The Direct to Video Connoisseur

I'm a huge fan of action, horror, sci-fi, and comedy, especially of the Direct to Video variety. In this blog I review some of my favorites and not so favorites, and encourage people to comment and add to the discussion. If you click on an image, it will take you to that post's image page, which includes many more pics from the film and other goodies I couldn't fit in the actual review. For announcements and updates, don't forget to Follow us on Twitter and Like our Facebook page. If you're the director, producer, distributor, etc. of a low-budget feature length film and you'd like to send me a copy to review, you can contact me at dtvconnoisseur[at] I'd love to check out what you got.



Hi everyone, it's been a while since I checked the page, and I wanted to make a few announcements.

First and foremost, it appears a dubious site has claimed the old url, meaning any link in any review that goes to the old mattmovieguy url is corrupt. I'm in the process of trying to remove them all, but it's a lot! It's best not to click on any link without hovering over it first to make sure it doesn't have mattmovieguy in the url.

Second, it appears since my last trip to the blog, Photobucket has decided to charge for third party hosting, meaning none of my images are appearing anymore. That's simply an aesthetic issue, but still annoying.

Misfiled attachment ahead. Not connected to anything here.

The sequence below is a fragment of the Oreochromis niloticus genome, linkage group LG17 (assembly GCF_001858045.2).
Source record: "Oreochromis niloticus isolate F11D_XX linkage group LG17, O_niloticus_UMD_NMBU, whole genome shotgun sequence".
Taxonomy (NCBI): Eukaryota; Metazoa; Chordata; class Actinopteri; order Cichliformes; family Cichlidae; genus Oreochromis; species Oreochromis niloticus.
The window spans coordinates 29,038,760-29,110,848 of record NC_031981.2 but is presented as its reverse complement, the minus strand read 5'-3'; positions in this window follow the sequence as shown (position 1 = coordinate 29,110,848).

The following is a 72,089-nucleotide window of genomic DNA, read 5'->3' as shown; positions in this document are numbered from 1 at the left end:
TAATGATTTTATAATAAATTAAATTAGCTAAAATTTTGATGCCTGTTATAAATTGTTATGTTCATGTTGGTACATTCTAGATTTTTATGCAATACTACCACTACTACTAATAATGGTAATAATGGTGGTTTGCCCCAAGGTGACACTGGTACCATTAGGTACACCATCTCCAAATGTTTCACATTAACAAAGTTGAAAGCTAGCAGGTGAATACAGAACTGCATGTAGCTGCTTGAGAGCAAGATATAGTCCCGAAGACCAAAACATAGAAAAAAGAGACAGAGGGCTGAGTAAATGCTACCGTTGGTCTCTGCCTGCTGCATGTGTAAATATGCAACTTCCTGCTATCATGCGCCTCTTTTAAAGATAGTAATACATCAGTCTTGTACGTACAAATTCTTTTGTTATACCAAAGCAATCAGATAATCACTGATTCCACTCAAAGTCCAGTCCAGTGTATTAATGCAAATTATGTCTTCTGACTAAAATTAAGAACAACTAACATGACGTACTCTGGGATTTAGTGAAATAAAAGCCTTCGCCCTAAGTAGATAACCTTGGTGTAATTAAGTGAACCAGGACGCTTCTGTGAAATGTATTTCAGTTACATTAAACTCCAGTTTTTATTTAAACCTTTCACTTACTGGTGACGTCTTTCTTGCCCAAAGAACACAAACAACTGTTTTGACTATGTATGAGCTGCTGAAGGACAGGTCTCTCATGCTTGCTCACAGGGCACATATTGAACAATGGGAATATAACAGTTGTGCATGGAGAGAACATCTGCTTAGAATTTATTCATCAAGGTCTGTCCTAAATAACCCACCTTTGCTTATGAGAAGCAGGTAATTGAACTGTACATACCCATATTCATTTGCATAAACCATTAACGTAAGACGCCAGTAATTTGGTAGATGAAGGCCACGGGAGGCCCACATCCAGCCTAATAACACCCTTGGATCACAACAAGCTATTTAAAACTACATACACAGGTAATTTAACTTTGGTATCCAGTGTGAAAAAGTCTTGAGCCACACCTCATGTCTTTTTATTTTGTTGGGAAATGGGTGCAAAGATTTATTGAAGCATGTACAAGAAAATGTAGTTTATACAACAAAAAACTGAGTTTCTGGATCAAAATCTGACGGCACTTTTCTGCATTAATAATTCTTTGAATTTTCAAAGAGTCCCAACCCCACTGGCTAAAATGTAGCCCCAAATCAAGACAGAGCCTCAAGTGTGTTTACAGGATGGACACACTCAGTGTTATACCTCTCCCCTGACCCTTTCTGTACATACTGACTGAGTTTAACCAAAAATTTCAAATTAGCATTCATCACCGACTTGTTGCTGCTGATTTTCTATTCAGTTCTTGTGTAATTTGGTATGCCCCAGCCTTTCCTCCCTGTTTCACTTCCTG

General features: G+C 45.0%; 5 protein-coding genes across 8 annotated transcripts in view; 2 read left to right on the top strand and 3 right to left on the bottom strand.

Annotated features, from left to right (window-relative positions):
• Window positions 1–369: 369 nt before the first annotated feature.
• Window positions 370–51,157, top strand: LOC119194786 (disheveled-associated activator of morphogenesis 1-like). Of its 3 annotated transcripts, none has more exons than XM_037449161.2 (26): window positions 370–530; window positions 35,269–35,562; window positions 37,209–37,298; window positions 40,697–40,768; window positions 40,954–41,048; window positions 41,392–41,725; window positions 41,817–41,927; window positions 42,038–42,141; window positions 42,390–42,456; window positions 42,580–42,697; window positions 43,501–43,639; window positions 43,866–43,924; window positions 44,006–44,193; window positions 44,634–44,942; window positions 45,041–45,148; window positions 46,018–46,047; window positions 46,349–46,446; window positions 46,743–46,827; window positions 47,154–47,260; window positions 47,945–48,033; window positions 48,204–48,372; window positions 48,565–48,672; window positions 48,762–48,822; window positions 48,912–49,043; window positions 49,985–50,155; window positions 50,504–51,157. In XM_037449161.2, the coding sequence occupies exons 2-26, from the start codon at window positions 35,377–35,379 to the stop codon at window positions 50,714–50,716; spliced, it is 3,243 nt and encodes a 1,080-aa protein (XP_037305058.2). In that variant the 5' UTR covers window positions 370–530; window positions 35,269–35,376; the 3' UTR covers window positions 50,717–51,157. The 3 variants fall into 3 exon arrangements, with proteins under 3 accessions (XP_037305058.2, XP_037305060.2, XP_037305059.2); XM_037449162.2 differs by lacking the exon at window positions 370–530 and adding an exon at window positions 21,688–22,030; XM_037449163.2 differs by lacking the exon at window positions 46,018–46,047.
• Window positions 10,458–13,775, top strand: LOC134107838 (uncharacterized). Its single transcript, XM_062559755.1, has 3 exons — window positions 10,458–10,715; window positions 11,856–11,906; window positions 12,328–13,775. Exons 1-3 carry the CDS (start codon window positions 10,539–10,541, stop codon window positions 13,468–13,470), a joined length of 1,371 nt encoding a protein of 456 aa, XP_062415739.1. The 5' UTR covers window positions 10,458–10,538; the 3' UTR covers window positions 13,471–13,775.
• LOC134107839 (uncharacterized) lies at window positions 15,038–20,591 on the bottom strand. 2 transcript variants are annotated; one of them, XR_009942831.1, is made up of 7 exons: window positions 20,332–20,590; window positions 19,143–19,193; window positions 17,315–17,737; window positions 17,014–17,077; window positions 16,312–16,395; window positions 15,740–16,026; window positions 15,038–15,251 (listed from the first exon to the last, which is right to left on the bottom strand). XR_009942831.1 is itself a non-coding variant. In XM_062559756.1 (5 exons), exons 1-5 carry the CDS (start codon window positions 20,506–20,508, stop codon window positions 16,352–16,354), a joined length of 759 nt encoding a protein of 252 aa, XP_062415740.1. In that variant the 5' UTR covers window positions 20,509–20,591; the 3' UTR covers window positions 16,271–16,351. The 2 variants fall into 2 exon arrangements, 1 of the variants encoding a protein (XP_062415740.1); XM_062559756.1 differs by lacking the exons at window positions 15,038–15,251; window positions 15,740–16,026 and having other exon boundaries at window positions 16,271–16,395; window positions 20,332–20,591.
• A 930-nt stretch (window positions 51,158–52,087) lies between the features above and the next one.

Thank you all for your patience, and again, hopefully this will all be fixed soon.


Monday, January 4, 2010

National Lampoon's Pucked (2006)


This was another of those Watch Instantly films that Netflix was removing so I figured I'd better watch it. With only three movies at a time, and only so many days in a week, if I can get a film on Watch Instantly I'll take it rather than waste a DVD rental on it. I also loved the idea of this film having Jon Bon Jovi in it.

Pucked has Jon Bon Jovi as a former lawyer who has given up practicing law in favor of trying to get rich quick by inventing the next biggest thing. His newest idea: a women's hockey league. But when he can't get financing he turns to credit cards, and with each one he maxes out, he's sent six or seven more, which he uses to pay off the old ones. Finally the hammer falls, but did he really commit credit card fraud? When he defends himself in court, he decides to put the entire credit card industry on trial.


This wasn't bad. In fact, it was better than I expected, but only at the end. The first hour or so is your run-of-the-mill bad National Lampoon's DTV comedy, with the same bad slapstick jokes: the big woman who kicks ass, the midget thrown around, the homeless guy who gets tons of chicks, tons of boobs, dick and fart jokes, and of course, what movie like this would be complete without Booger from Revenge of the Nerds. The people who make crap like this must have him on speed dial. The two big differences between this and the others, though, were Jon Bon Jovi, which was surreal, and the indictment of the credit card industry at the end, which was unexpectedly well done.